Prior research identified the association of ethno-racial and economic inequality with COVID-19 incidence, mortality, and its vaccine trial inclusion in the United States1,2,3. The current research found similar association between ethno-racial composition and the likelihood of full vaccination in Illinois where economic inequality is high. When a place reaches full vaccination of its entire population, vaccination inequality should disappear. The association between a county’s Black population percentage and vaccination rate reduced a little over time but was still strongly negative by the third date. The same association for the Hispanic composition remained sizable throughout the two-month period. Income inequality suggests unequal access to vaccination, at least in part due to internet vaccination registration in most communities. Public health officials should consider broaden the means of vaccination registration and provide mobile vaccination service to poorer neighborhoods.

The association between partisanship and vaccination suggests a different type of mechanism. Past research found that Democrats were more willing to get vaccinated than Republicans9,10. The analysis here confirmed such an association for all three dates in counties with greater income inequality. To obtain a higher rate of participation in COVID-19 vaccination, public health officials may consider highlighting the scientific values, safety, and effectiveness of vaccines for shortening the duration of the pandemic before an eventual return to a normal, unconfined life.

The analysis of the 51 counties with higher income inequality presents a puzzling pattern: In the early stages of vaccination in Illinois, the key factors of percent minorities, poverty, and GOP vote appear to behave differently. The GOP and poverty association with vaccination in terms of odds gravitate toward unity over time whereas percent ethno-racial populations tend to be more persistent. Although the true mechanisms may not be easily discovered, one may speculate that both percent Blacks and percent Hispanics are related to the structural setup of a county and its provision of health services, and that such structural barriers are difficult to remove over a short time. Such barriers may not be so obvious especially during the early stages of a vaccination campaign when a state’s overall full vaccination rate was likely driven by those counties with a smaller ethno-racial population without such barriers. In contrast, whether one voted for the GOP before and whether one was in poverty represents individual factors such as one’s unwillingness or inability to obtain vaccination, and when a county reaches a higher level of vaccination, the influence of such individual factors may gradually disappear. A proviso is that if a large number of individuals are resistant to receiving vaccination in a county due to political reasons, that county may never have its entire population vaccinated.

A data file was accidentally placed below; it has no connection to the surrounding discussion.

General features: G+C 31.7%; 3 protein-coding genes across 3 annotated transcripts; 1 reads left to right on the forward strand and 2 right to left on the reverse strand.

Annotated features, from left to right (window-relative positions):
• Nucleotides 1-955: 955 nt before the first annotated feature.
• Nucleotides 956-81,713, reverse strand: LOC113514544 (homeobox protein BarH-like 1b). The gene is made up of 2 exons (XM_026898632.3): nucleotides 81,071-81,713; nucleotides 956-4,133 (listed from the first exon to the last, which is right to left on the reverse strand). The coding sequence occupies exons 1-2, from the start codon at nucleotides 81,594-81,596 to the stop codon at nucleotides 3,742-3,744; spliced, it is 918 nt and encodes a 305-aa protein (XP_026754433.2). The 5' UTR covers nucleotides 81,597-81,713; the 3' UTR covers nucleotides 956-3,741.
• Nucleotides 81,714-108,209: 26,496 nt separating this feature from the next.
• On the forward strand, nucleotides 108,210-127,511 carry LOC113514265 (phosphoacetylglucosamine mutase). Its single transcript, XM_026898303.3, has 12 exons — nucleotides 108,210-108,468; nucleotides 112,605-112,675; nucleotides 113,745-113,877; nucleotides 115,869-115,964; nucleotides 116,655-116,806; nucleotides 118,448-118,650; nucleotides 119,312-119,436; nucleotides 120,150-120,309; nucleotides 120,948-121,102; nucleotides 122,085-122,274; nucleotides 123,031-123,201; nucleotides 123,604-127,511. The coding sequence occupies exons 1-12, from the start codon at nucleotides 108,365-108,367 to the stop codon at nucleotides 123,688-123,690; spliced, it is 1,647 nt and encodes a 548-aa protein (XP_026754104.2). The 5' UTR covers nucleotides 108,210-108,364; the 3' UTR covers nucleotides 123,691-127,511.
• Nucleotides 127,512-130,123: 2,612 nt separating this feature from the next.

Why would the factors associated with vaccination rates differ between those counties with higher income inequality versus those with lower inequality levels? As presented in the results section, percent minority populations are associated with vaccination rates when income inequality is higher. There are two possible explanations for the association: First, counties with a higher concentration of minority populations tend to have higher economic inequality, and this is particularly true for percent Black population, with the mean percent Blacks value of those counties with higher income inequality three times greater than the counties with lower income inequality. Second, income inequality tends to have a compounding effect on ethno-racial inequality, as noted in prior research1. For those counties with lower income inequality, minority population proportions are typically low. Consequently, factors such as poverty may emerge to the fore as a barrier to vaccination because counties with a high level of poverty may lack resources to speedily initiate vaccination programs.